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New program to allow faster diagnosis of possible strokes
04.28 stroke treatment 2
The ribbon cutting of the new REACH program. - photo by Photo by Pat Donahue

Effingham Hospital is trying to strike a blow against the “stroke belt.”

The hospital is partnering with St. Joseph’s/Candler for a stroke treatment program that could cut into the effects of a stroke. Effingham Hospital and St. Joseph’s/Candler representatives unveiled the REACH program that will allow a neurologist in Savannah to communicate with the Effingham Hospital emergency room to determine if a patient is suffering stroke symptoms.

Georgia is third in the nation in the incidence of strokes, and strokes are the third-leading cause of death in the U.S. Strokes are also the No. 1 cause of disability in the nation.

“We live in the stroke belt,” said Dr. Frank LaFranchise, medical director of the SJ/C stroke program. “Clearly, there is work to be done. But this is a giant step toward beating the effects of stroke.”

Through the REACH (Remote Evaluation of Acute Ischemic Stroke) telemedicine system, a patient brought into the ER with a possible stroke can have their information transmitted to an on-duty neurologist. The neurologist can communicate directly and immediately to the ER to determine if the patient is having a stroke.

Once that determination is made, then a doctor can prescribe tissue plasminogen activator (tPA), a clot-busting drug that can reduce the effects of a stroke and can reduce the effects of possible permanent disability. The only drug approved by the U.S. Food and Drug Administration for the treatment of ischemic stroke, tPA must be administered within three hours of the start of stroke symptoms.

“We believe we have the opportunity to save many, many more lives than we have saved in the past,” Effingham Hospital CEO Norma Jean Morgan said.

“You don’t have to be in Savannah to get great health care,” said Stephen Mobley, chairman of the Effingham Hospital board of trustees.

In 2008, 25 patients were taken to Effingham Hospital with possible stroke symptoms. Eleven were treated and discharged but 14 were transferred to Savannah hospitals for further treatment by a neurologist.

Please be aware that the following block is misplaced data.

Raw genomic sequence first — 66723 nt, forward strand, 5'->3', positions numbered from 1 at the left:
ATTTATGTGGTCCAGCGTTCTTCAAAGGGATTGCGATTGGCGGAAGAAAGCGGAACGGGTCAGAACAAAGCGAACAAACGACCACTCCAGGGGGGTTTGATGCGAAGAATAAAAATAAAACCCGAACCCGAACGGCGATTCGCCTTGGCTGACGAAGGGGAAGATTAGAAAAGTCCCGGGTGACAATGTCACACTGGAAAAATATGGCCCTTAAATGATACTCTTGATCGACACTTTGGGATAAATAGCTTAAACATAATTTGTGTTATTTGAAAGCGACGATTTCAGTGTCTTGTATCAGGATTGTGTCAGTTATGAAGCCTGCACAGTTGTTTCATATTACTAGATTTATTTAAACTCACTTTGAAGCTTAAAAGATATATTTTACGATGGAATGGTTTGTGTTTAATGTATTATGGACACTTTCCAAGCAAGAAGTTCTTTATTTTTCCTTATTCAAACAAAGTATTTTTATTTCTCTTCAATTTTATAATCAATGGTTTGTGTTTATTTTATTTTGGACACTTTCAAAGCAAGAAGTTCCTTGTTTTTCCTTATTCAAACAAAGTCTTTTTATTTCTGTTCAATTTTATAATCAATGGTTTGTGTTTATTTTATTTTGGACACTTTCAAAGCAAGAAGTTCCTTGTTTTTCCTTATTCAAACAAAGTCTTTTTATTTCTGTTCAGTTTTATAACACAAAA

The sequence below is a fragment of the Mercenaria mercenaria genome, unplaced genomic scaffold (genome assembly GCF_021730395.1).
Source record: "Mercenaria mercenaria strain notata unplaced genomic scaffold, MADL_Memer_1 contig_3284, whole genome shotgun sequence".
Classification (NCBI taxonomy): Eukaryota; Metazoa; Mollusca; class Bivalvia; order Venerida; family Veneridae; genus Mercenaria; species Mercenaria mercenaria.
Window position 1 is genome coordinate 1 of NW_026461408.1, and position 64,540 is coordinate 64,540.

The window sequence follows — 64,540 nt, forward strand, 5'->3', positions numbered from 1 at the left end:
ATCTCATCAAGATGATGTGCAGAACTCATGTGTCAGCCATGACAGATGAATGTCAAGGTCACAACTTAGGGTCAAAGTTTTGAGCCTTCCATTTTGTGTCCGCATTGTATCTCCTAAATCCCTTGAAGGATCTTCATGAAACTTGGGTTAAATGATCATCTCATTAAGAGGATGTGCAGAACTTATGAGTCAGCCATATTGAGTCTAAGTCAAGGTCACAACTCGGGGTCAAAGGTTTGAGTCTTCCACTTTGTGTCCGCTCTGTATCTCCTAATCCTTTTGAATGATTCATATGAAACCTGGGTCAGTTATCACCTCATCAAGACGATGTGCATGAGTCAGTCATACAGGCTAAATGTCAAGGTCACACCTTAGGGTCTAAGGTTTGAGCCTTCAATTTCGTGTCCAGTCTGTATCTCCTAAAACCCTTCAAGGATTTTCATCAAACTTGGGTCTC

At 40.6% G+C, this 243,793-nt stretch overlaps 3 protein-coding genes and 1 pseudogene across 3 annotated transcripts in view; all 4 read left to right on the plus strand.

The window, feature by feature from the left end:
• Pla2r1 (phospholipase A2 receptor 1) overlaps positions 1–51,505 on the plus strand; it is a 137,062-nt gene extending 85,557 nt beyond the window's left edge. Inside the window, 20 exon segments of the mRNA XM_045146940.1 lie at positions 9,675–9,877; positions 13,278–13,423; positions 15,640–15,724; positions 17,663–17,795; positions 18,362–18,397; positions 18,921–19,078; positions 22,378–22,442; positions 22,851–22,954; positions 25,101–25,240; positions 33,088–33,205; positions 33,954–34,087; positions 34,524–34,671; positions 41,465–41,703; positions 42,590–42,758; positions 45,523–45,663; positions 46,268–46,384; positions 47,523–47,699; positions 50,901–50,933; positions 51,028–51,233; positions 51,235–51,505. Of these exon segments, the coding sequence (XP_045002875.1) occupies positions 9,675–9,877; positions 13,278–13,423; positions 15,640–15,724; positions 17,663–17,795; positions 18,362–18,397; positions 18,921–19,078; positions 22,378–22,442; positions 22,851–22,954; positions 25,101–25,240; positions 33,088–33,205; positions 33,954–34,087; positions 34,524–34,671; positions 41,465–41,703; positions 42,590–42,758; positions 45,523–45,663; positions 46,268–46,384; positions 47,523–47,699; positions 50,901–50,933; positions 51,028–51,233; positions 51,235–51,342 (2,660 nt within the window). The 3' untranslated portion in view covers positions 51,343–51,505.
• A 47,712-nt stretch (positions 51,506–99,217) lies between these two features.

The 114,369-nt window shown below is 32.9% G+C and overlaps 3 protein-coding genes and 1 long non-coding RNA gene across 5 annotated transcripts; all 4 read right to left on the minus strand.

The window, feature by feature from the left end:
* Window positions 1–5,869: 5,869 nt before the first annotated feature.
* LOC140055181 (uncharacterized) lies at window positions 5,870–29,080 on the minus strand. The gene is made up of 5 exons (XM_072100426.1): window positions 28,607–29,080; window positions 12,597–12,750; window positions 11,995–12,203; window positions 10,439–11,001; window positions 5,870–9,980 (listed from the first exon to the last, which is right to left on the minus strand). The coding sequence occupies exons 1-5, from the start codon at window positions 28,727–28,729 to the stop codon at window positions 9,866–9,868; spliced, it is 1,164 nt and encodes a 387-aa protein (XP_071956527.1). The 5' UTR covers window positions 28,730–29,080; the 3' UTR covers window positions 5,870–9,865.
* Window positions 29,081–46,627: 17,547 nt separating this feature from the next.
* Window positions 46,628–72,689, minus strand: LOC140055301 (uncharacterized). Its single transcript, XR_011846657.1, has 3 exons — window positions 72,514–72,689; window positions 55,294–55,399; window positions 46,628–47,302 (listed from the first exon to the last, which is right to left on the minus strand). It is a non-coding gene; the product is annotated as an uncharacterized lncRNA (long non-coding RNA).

Morgan said the REACH program may help dissuade some people who think they can beat time by going to a hospital in Savannah rather than going to the Effingham ER first. That time could be critical in making the determination if tPA needs to be administered.

“There are still many who don’t know about the drug,” Dr. LaFranchise said. “This program is designed to give the drug to people who need it in a timely fashion and in a safe way.”

With the REACH telemedicine connection, a neurologist such as Dr. LaFranchise can examine a patient and give his diagnosis within 10-15 minutes.

“In 10 minutes, we can make a decision if the patients needs tPA or not,” Dr. LaFranchise said.

St. Joseph’s/Candler officials went to see how the Medical College of Georgia expanded its services to Augusta-area hospitals. Effingham Hospital officials also traveled to Sandersville to see how it works on the other end.

Currently at St. Joseph’s/Candler, 2 percent of patients eligible for tPA get the drug when needed. Through the Medical College of Georgia’s program, that number is about 15 to 25 percent, Dr. LaFranchise said.

“We think we can do better,” he said.

Effingham Hospital ER Director Dr. Ross McCabe noted that a stroke is “a brain attack” and needs timely attention.

“This technology represents a quantum leap in our care,” he said. “This will make a difference in many people’s lives.”